"Almost Human" Takes You Down to Cliché City, Where the Grass Is Green and the Robots Have Feelings

"Almost Human" Takes You Down to Cliché City, Where the Grass Is Green and the Robots Have FeelingsImage via Fox

In the new Fox sci-fi procedural Almost Human (which premiered last night and returns for a new episode tonight at 8 p.m. EST, its regular day and time), it's a Philip K. Dick world, and co-stars Karl Urban and Michael Ealy are just living in it. Or, rather, rehashing ideas from Blade Runner, Total Recall, and Minority Report in it.

Produced by His Holiness the J.J. Abrams and overseen by Fringe veteran J.H. Wyman, Almost Human, in addition to being formulaic, seen-it-all-before science fiction, feels like a copycat of nearly every buddy-cop story put to screen. Urban (Star Trek, Dredd) stars as John Lennex, a detective who's back on the beat after a 17-month coma following an ambush that killed his partner. Lennex, because he's lifted right from the frequently abused buddy-cop narrative playbook, doesn't want a robot partner. "A human partner was good enough for my father, so it's good enough for me," he says, hinting at a backstory that's equally indebted to that aforementioned playbook. But that's precisely what he gets with Dorian (Ealy), a more advanced model who, on the job, can do cool shit like inject a murder victim's blood into his body, or "download" it, to test it right there on the spot. Unlike most synthetics, Dorian has an actual personality, but also a short fuse and other "personality defects." Like getting snippy:

It's approximately 30 years into the future, and the world has completely gone to crap. Crime has risen "an astounding 400%," because 100% is too weak, bro. There's a terrorist outfit known as The Syndicate taking out police officers at will and "advanced combat-model androids," known as "synthetics," working alongside cops to rid the futuristic Los Angeles of its exponentially overwhelming crime rate. And by "futuristic," think the flashy metropolitan dystopia seen in Ridley Scott's Blade Runner and, much less effectively, in last year's heinous Total Remake remake. Unlike Colin Farrell's Total Recall, though, Almost Human isn't lifeless. The pilot's action sequences, all gunplay and supercharged musical cues, are, as directed by the underrated Brad Anderson (a TV veteran and maker of features like Session 9 andThe Machinist), cinema-level grandiose. And when the bullets cease, Urban and Ealy have an endearing, yin-versus-yang rapport.

Their playful on-screen chemistry, however, doesn't distract from Almost Human's familiarity. Fox didn't provide tonight's second episode, titled "Skin," to the press, so it's as yet unknown if Abrams' and Wyman's version of Los Angeles will start evolving into anything more than Cliché City. Its inhabitants need even more fleshing out. Urban, playing Lennex with a passable yet unexciting crankiness, is even more generic, taking bits from past fictional characters disinterested in working with new hot-shot partners, from Nick Nolte's Jack Cates (48 Hrs.) to Danny Glover's Roger Murtaugh (Lethal Weapon) all the way down to Ben Stiller's David Starsky (Starsky & Hutch).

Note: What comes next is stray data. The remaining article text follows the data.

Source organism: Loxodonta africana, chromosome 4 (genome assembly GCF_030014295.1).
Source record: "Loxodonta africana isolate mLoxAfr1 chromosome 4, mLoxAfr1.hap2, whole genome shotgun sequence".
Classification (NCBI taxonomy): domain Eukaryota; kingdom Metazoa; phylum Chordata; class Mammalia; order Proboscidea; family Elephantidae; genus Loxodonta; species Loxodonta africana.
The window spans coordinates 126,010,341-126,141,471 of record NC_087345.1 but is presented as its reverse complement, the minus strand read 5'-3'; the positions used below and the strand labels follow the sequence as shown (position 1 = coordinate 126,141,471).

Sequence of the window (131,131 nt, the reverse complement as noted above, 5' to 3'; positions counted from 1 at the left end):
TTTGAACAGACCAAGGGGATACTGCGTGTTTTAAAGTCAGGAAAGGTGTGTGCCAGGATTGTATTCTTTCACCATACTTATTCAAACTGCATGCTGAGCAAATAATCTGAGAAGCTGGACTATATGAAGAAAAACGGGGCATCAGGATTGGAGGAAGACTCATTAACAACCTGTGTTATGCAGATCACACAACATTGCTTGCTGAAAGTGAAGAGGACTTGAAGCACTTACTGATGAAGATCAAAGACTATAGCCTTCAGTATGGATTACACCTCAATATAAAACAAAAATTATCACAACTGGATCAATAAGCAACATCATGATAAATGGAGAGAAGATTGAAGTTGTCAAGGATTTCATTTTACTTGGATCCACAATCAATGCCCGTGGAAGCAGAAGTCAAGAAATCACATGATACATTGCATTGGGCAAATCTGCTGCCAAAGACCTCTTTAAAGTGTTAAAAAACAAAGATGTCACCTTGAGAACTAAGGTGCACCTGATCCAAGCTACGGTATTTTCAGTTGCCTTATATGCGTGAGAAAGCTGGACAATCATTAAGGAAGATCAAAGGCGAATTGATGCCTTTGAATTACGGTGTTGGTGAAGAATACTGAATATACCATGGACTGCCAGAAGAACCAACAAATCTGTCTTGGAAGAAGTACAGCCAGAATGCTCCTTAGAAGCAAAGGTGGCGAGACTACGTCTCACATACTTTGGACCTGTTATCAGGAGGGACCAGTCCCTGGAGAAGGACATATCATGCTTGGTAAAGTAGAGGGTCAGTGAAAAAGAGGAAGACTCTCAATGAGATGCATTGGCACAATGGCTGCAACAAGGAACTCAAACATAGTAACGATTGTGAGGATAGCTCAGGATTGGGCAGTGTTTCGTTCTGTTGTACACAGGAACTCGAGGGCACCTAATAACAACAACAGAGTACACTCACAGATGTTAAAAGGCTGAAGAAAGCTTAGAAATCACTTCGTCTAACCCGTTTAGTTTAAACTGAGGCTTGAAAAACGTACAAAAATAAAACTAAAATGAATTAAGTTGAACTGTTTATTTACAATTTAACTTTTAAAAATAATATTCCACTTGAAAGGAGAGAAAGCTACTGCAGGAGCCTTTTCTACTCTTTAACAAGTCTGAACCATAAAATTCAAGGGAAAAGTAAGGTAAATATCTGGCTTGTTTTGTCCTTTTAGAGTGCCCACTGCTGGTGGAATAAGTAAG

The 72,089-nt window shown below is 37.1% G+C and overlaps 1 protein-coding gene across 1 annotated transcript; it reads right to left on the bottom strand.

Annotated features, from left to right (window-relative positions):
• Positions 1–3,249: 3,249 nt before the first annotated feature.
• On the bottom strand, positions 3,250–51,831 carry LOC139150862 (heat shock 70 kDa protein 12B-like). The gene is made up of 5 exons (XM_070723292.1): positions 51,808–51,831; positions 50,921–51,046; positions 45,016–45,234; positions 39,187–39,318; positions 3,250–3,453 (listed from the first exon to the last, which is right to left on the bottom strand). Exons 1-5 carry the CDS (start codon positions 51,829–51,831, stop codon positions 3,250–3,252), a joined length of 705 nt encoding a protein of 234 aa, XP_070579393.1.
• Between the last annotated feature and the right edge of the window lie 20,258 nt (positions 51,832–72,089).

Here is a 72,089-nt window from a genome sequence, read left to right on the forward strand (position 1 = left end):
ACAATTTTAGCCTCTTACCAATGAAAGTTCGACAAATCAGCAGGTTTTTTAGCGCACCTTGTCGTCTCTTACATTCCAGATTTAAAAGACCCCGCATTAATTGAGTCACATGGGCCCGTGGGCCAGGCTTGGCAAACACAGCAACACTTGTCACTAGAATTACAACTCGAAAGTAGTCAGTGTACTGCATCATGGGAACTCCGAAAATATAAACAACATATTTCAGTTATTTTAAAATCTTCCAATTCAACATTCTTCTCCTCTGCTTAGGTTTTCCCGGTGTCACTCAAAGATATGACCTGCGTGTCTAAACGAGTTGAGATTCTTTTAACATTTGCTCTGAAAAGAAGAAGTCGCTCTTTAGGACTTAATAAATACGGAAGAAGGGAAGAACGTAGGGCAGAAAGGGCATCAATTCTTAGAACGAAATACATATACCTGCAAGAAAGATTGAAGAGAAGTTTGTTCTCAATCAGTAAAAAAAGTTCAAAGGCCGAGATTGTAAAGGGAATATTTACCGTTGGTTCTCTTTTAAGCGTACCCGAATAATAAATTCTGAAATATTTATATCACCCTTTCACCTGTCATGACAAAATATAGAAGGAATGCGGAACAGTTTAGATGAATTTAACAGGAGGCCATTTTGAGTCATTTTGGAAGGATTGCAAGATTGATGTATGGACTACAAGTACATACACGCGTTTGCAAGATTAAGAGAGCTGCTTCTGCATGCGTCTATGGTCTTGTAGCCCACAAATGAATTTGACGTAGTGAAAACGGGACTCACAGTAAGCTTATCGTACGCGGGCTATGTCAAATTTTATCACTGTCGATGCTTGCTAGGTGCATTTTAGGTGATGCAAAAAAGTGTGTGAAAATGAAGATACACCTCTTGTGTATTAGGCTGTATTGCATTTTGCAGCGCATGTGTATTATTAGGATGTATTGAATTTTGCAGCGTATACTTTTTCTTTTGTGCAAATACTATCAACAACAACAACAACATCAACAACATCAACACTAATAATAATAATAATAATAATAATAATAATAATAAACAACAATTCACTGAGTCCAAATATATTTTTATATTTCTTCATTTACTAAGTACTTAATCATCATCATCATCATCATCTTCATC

Michael Ealy, fortunately, fares much better. Though his resume doesn't do him many favors (*ahem* 2 Fast 2 Furious, Never Die Alone, Seven Pounds, Takers), Ealy's consistently been a bright spot in otherwise mediocre to bad projects. He's the hands-down standout in Spike Lee's wildly uneven WWII flick Miracle at St. Anna, and he even manages to bring some credibility to the altogether cheesy 2012 genre sequel Underworld: Awakening. He's a strong actor desperately seeking the right material.

In Almost Human, Ealy may have found just that. Through Dorian's controlled mannerisms and gentle verbal delivery, Ealy's best attributes as an actor are fully utilized: his soothing demeanor, the tangible sensitivity that plays so well in romantic films like Think Like a Man and enables him to infuse harder-edged material, like the briefly alive Showtime series Sleeper Cell, with beneficial delicacy. Dorian fuses all of that together nicely. When Dorian calmly chastises Lennex for calling him a "synthetic" ("I'm not a huge fan of that term."), the inhuman character's underlying emotion registers. So good at playing the softie, Ealy can make the lamest of on-the-nose dialogue sound earnest, as in the scene where he tells Lennex, "I can't say I was born…but I was made to feel."

But, man, is that a hokey-ass line. Ealy, after all, isn't a miracle worker—it's difficult not to at least slightly cringe when hearing that, despite his performance. Time will tell if Almost Human is the next Fringe (read: a sleeper hit that magically hangs around for multiple cult-beloved seasons) within J.J. Abrams' canon of television properties, or a failure akin to last year's Fringe wannabe Alcatraz. But it's not off to the best start.

Written by Matt Barone (@MBarone)

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Tags: almost-human, michael-ealy, jj-abrams, karl-urban, minka-kelly
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